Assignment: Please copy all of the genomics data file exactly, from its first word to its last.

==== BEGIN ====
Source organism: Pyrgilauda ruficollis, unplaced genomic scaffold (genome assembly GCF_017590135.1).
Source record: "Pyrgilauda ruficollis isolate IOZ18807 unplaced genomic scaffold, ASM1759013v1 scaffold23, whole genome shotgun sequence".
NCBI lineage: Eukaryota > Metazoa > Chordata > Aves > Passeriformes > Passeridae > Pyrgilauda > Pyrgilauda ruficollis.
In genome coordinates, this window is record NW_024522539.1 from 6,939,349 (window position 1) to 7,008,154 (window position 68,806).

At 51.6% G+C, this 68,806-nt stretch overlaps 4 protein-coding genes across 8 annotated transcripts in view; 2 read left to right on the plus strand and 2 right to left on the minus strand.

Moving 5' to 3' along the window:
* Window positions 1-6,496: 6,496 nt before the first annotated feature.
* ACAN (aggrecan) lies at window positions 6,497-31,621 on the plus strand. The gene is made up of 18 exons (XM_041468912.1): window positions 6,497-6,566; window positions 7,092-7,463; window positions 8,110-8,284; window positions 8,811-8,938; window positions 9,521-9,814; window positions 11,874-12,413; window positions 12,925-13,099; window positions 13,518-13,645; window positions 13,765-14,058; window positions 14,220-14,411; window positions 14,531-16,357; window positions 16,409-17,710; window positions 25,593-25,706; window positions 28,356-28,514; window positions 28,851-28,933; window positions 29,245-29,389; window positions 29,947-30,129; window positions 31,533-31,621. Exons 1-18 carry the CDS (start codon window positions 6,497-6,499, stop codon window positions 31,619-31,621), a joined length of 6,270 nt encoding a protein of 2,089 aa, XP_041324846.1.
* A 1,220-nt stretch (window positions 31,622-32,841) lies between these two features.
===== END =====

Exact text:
Source organism: Pyrgilauda ruficollis, unplaced genomic scaffold (genome assembly GCF_017590135.1).
Source record: "Pyrgilauda ruficollis isolate IOZ18807 unplaced genomic scaffold, ASM1759013v1 scaffold23, whole genome shotgun sequence".
NCBI lineage: Eukaryota > Metazoa > Chordata > Aves > Passeriformes > Passeridae > Pyrgilauda > Pyrgilauda ruficollis.
In genome coordinates, this window is record NW_024522539.1 from 6,939,349 (window position 1) to 7,008,154 (window position 68,806).

At 51.6% G+C, this 68,806-nt stretch overlaps 4 protein-coding genes across 8 annotated transcripts in view; 2 read left to right on the plus strand and 2 right to left on the minus strand.

Moving 5' to 3' along the window:
* Window positions 1-6,496: 6,496 nt before the first annotated feature.
* ACAN (aggrecan) lies at window positions 6,497-31,621 on the plus strand. The gene is made up of 18 exons (XM_041468912.1): window positions 6,497-6,566; window positions 7,092-7,463; window positions 8,110-8,284; window positions 8,811-8,938; window positions 9,521-9,814; window positions 11,874-12,413; window positions 12,925-13,099; window positions 13,518-13,645; window positions 13,765-14,058; window positions 14,220-14,411; window positions 14,531-16,357; window positions 16,409-17,710; window positions 25,593-25,706; window positions 28,356-28,514; window positions 28,851-28,933; window positions 29,245-29,389; window positions 29,947-30,129; window positions 31,533-31,621. Exons 1-18 carry the CDS (start codon window positions 6,497-6,499, stop codon window positions 31,619-31,621), a joined length of 6,270 nt encoding a protein of 2,089 aa, XP_041324846.1.
* A 1,220-nt stretch (window positions 31,622-32,841) lies between these two features.